A third grader, Monica, tugged on my coat the other day because she wanted to share an assignment her teacher had given: to write messages and place them in bottles. The teacher had promised that they would have a chance to walk down the hill to the Bay and float their messages out. They would then have a chance to write what-if stories about the journeys of their little bits of paper might go on.
“Mine might make it to the other side of the planet!” She went on to share how she had crafted the message, how she planned to place the cork so that it would not leak, and how she would know for sure that her message had arrived.
“I will put a stamp in my bottle so that the person can mail me a letter!”
At lunchtime, I stood on the playground and looked at the bay. Monica’s story brought up some emotions that I hadn’t expected. I looked through the chainlink toward the bay and pictured myself as a castaway stuck on a lonely island, doing what she would do by stuffing a note into a bottle and floating it out into the waves. I pictured my message drifting, defying odds and ducking storms so that it would reach a helpful person.
Why these thoughts? Did I need some a bit of a rescue?
More, what ate at me was the circular nature of challenges I managed. I had the sense that, in spite of my efforts, nothing changed. Was I at a point where I would just have to accept things as is?
“No.” I whispered outloud. “That’s not the way I am made.”
How best to use my time on this island-of-mind? To imagine possibilities. Otherwise, my time would be nothing more than waiting for elements to take their toll.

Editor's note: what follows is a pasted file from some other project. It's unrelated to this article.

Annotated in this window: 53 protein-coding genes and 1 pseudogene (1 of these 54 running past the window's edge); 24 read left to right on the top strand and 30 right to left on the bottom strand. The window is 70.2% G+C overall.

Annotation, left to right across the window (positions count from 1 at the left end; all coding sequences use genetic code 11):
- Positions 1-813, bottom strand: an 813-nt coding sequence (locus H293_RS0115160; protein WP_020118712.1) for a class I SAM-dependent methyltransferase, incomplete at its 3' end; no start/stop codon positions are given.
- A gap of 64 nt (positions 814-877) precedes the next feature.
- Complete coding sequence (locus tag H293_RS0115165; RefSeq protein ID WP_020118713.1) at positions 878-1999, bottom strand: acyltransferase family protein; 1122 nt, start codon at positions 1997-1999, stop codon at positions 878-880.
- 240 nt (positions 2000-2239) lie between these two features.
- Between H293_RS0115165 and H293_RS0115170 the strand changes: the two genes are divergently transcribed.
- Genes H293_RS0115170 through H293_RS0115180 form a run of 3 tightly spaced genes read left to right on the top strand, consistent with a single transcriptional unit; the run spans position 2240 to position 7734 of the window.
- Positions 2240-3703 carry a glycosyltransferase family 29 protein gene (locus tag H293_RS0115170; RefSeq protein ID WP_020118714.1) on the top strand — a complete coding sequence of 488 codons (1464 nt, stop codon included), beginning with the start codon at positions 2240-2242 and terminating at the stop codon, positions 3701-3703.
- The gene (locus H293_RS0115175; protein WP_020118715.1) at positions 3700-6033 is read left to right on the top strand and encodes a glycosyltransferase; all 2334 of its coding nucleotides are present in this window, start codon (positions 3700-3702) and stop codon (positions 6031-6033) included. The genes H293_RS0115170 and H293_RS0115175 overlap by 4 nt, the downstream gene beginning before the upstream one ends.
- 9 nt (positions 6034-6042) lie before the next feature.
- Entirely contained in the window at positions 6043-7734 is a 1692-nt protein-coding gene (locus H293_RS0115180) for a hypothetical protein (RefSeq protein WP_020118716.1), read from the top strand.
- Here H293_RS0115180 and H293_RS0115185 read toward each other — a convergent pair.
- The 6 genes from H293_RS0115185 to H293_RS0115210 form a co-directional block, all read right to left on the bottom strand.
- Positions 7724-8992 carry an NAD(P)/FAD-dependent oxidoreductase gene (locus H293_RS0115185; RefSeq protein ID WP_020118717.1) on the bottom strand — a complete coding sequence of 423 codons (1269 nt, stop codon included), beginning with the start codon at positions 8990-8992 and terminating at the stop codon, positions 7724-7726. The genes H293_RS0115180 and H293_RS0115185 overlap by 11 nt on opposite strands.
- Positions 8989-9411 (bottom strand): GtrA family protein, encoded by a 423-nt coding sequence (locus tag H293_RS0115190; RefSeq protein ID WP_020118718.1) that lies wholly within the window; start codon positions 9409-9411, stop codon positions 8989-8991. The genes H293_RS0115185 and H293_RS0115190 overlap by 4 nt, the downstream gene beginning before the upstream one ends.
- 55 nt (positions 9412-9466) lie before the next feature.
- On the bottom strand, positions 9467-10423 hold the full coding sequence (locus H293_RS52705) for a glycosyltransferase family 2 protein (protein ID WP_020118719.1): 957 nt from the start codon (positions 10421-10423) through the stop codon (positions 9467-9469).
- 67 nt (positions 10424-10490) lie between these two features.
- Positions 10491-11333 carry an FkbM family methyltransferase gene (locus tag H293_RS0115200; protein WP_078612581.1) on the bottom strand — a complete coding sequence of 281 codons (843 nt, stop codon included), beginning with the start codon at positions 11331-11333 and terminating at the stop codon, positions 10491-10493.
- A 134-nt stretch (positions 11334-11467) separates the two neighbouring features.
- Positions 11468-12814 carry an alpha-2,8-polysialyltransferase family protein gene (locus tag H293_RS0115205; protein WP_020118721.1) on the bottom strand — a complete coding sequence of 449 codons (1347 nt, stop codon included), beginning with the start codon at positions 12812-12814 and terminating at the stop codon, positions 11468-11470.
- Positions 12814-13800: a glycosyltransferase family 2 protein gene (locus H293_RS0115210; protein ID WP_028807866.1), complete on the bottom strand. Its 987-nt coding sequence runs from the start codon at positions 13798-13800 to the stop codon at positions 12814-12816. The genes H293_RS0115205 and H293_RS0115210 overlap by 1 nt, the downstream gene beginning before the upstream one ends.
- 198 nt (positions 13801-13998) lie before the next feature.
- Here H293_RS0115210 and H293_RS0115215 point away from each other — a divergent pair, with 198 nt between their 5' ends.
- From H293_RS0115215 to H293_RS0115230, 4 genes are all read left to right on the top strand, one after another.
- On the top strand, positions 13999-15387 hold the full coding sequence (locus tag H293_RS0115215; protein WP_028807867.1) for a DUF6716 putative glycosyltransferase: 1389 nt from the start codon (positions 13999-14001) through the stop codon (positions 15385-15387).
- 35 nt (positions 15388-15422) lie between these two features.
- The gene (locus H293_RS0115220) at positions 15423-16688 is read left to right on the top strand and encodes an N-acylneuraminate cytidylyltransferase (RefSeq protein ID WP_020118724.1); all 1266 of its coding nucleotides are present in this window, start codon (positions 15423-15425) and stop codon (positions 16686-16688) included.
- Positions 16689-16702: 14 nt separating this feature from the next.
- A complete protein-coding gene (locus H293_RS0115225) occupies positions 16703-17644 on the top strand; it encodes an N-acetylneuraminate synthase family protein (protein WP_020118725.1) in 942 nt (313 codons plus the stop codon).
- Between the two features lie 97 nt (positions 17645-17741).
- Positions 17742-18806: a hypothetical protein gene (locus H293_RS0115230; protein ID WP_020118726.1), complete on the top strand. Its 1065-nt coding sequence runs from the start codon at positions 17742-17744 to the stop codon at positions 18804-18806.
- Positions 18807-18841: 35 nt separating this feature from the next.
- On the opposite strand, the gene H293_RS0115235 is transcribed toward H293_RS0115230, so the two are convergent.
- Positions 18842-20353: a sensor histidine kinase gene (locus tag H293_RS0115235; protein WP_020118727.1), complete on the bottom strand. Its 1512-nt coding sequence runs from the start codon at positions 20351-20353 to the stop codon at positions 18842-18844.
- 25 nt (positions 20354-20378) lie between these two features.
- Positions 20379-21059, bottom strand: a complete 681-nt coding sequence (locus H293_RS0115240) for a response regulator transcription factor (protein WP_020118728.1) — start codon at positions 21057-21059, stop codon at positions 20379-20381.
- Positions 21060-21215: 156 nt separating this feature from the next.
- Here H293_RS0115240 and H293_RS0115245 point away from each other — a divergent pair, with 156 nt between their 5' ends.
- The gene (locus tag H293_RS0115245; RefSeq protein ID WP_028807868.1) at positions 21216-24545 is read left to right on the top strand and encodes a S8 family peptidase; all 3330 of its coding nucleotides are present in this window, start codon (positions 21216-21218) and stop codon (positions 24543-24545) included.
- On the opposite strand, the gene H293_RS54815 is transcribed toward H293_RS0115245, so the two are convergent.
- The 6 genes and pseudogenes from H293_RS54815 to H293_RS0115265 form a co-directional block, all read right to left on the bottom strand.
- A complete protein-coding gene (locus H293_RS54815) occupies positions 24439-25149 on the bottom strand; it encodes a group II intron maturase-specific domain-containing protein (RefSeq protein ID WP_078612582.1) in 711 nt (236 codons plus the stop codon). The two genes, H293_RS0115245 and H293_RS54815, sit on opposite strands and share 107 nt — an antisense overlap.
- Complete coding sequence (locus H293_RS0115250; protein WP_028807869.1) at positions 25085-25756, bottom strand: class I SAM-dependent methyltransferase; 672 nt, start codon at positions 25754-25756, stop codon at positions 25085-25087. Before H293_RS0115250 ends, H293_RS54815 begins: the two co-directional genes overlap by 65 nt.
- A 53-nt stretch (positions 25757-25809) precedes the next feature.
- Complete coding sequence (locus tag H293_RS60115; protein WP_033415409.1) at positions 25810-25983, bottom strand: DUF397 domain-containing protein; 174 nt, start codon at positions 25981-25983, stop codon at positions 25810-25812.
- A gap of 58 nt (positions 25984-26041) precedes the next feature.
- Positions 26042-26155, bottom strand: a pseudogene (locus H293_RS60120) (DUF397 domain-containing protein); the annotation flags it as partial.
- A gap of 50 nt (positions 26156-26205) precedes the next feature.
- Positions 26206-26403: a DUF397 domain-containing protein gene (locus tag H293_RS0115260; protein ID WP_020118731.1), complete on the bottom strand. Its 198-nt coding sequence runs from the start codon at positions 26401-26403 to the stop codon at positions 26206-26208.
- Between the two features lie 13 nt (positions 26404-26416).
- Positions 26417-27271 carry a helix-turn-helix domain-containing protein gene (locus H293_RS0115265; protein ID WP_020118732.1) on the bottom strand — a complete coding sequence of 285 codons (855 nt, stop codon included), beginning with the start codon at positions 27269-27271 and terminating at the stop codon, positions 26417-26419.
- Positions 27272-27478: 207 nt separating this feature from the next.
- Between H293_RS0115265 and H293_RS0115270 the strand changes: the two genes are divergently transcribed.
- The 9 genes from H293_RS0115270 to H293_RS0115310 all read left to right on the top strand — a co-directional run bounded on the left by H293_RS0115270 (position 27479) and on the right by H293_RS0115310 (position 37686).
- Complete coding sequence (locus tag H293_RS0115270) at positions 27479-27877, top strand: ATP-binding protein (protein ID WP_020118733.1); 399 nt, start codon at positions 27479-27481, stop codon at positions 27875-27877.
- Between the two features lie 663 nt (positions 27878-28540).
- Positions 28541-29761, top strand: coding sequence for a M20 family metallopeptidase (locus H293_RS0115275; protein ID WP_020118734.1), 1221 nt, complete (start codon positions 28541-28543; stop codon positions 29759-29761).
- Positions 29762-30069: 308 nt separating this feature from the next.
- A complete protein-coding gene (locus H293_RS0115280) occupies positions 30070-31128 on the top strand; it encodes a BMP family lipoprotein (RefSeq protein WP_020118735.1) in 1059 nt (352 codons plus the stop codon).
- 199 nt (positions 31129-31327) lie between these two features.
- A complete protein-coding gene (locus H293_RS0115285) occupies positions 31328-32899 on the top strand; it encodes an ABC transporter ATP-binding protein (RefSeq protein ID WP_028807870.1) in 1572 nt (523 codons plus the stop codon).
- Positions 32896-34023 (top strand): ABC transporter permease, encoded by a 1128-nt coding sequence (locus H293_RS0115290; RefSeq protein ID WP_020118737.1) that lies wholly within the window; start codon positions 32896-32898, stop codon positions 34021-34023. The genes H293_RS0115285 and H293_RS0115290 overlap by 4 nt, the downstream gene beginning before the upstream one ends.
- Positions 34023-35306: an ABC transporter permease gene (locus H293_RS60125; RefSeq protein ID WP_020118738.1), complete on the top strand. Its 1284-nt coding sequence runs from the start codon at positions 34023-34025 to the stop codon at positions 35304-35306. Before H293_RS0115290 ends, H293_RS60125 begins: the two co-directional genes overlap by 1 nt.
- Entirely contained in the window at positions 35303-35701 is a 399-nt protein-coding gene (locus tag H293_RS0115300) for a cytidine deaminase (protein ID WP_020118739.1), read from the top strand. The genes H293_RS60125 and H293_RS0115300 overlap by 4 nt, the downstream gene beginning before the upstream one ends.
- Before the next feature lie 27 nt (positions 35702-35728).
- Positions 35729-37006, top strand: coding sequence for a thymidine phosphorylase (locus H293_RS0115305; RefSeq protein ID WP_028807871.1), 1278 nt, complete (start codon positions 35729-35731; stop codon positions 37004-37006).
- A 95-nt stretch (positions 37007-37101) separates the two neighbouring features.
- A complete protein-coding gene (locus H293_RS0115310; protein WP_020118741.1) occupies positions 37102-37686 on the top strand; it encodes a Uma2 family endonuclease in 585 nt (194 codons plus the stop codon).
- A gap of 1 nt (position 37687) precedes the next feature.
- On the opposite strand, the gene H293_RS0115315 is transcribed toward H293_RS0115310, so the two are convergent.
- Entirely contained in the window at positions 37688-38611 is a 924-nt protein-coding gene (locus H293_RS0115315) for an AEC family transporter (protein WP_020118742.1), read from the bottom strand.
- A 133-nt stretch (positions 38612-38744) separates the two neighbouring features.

Kids bring gifts just by being themselves. Monica gave me the start that I needed when she tugged on my coat. Anyone – a child or a bruised grown up can find a new way across the ocean. However improbable, on has to hold on. Quitting is not an option. Just as when I feel myself sinking below the surface, my soul knows to paddle upward. Upward. My body, if not my brain, reminds me what to do.
If you would have asked me at sunrise, I wouldn’t have had much to offer. Now, at mid day, I can see the pragmatic necessity of hope. It’s not an illusion. It’s linked to survival – the soul’s urge to swim breach the surface of the water and find air. That’s how we make things change and how we get around the urge to quit.
Some messages, scratched on weathered paper, float across wild and tumbling seas. They may get slammed below by storm driven waves. They may bob in the doldrums for weeks. And, it’s also true that some find their way past all forms of weather to the right person in the right place at the right time. If it can happen in a little girl’s dreams, it can happen for real in a grown man’s life.